Attention and Distraction - Battle Between the CEO and Creativity Director

Recent research from Illinois researchers indicates that the battle for attention in the Stroop task is not a matter of frontal executive function being present or absent, but rather due to the different patterns of activations in the posterior attention (parietal lobes) brain areas.

When two different Stroop tasks were given that different in the nature of task-irrelevant information (color-word vs. color-object task), little changes were seen in frontal executive areas, whereas marked differences were seen in the posterior areas.

 At left, color-word (orange), color-object (blue) for incongruent vs. neutral condition. Overlapping areas were shown in purple.

The data are interesting and remind us of the Chief Operations Officer or COO (executive) and Creativity Director described in our book, The Mislabeled Child. Stroop tasks are commonly employed in ADHD scenarios or tests of executive function, but this research suggests the truth is a bit more complicated than that.
Some children (and adults) undoubtedly may struggle with the Stroop because of weaker frontal executive functions, but differences in posterior pathways probably account for at least some of the lower performers - the question is how to distinguish the two - either in the clinic or in the classroom. Recently dyslexic teens were reported to have poorer performance on the Stroop, but is that because of weak COOs or 'too strong' Creativity Directors?

In this older study of positive mood on creative fluency and executive function (Stroop) , positive mood was positively correlated with greater creative fluency (e.g. how many different things can you think of to do with a cup), but negatively correlated with strong executive function performance on the Stroop. So happiness may help the Creativity Director, but not the COO. Instead, perhaps it's Seriousness (i.e. not really a positive mood) that drives the Chief Operations Officer.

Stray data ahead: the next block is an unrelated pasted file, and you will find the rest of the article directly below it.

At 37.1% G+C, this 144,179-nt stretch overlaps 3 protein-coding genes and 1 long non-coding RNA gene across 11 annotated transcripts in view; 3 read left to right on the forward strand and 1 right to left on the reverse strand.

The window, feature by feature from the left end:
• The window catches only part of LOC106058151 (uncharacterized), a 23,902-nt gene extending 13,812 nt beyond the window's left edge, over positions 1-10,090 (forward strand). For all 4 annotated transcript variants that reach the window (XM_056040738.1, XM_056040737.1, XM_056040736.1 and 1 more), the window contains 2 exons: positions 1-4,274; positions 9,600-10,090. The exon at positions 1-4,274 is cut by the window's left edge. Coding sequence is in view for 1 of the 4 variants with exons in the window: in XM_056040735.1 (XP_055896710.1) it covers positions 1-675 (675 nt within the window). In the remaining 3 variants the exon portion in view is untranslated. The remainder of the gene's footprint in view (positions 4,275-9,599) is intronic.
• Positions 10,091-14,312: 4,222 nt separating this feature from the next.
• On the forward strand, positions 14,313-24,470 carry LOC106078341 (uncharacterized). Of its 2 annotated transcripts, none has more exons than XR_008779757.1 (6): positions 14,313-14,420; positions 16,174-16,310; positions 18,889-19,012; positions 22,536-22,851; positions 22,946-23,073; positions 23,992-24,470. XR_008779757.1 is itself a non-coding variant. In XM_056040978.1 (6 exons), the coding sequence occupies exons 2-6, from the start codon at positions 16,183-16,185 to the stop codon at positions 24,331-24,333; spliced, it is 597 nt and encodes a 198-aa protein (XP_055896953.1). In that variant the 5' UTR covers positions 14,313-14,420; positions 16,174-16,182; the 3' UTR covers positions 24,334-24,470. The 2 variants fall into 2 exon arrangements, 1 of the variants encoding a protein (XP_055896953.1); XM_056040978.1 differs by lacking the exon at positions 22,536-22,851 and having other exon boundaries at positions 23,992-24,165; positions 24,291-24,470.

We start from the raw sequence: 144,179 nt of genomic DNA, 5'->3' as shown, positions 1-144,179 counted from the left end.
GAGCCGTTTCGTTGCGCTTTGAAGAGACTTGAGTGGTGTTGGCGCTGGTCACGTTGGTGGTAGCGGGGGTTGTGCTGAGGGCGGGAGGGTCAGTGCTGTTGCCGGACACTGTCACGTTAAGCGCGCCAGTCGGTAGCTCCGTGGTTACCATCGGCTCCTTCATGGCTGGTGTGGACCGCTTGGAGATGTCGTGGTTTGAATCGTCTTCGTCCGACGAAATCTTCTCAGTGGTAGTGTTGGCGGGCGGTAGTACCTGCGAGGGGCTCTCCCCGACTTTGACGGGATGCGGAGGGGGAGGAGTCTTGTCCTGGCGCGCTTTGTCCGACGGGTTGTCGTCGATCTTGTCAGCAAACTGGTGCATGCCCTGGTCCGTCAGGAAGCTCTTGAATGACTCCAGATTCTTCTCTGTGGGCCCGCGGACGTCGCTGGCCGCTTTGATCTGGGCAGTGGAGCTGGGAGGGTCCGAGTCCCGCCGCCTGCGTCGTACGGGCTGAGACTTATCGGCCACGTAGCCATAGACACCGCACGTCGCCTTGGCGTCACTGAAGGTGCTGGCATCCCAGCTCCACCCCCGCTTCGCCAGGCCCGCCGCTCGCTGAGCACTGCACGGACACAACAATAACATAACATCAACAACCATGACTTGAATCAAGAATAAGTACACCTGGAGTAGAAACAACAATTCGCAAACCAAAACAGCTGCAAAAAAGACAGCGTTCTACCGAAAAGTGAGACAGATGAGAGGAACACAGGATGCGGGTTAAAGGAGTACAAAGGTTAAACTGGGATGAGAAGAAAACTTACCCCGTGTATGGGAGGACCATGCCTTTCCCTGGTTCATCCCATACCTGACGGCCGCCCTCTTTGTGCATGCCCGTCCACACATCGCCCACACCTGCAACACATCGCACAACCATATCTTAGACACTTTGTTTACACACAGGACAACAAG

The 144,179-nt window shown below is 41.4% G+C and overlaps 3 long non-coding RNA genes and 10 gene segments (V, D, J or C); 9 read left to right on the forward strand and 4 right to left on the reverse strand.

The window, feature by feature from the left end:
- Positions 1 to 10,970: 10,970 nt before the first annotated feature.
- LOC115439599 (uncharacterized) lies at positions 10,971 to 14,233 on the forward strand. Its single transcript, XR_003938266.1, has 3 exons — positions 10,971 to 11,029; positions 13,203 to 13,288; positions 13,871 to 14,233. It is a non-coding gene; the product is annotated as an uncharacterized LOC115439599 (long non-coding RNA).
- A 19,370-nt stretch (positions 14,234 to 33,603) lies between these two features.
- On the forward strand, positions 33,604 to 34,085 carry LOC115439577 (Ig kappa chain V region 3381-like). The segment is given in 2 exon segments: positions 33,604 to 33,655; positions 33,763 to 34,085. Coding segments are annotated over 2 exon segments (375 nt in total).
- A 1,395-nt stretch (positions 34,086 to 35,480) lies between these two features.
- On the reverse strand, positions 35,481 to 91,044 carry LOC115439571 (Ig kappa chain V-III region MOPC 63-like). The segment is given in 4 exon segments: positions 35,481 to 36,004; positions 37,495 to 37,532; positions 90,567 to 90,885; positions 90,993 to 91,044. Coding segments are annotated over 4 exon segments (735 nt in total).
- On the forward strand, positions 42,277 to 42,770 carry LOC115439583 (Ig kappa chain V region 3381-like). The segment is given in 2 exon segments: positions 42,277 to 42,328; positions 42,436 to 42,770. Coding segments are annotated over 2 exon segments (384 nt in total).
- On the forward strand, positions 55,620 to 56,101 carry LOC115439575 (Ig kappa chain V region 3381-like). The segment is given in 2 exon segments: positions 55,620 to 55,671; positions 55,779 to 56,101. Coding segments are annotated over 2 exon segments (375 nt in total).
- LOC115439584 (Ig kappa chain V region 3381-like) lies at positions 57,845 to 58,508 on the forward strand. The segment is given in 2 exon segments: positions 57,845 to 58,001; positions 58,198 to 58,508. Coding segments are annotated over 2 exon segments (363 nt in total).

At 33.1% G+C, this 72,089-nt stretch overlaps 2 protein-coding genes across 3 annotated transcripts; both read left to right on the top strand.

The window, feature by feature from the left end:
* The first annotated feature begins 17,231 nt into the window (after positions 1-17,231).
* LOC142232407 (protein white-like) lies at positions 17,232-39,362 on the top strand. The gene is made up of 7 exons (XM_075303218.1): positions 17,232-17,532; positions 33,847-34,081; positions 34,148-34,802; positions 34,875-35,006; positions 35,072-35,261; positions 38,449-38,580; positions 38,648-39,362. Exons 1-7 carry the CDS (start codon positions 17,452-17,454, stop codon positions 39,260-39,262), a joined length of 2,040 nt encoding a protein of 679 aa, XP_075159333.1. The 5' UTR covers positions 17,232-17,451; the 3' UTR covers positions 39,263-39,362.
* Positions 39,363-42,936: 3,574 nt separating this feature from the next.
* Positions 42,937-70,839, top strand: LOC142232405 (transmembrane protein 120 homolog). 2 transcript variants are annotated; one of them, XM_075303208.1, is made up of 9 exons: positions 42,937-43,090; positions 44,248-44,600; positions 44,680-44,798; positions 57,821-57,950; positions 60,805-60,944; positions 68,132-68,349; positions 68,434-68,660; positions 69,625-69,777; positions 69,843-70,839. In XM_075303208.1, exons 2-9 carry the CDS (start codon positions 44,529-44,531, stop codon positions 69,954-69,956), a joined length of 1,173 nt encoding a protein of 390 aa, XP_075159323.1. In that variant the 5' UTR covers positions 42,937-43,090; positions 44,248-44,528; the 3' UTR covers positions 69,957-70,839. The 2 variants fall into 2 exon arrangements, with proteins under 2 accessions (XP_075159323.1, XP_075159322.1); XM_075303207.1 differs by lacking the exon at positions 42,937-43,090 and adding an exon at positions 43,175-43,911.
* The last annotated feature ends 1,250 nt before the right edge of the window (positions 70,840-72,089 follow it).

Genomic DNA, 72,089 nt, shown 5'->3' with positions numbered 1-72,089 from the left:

Two attention systems in the Stroop pdf


  1. Jeff L.7:09 PM

    I had a neuropsych eval that said there was implication of, in their words, "great disruption in the right anterior hemisphere of (my) brain relative to the left", and yet throughout the latter half of my college years, my literature and creative writing teachers often comment on how original, intuitive, abstract, and imagistic my ideas and writing are.

    Also, I have to be reminded time and time again that it's apostrophe s is possessive just about every time i get help editing a paper.

    In other words, can one person test one way in a clinical setting, then consistently demonstrate what at least appears to be the opposite pattern of strengths and weaknesses outside the neuropsych's?

  2. There's a lot we don't know about the brain....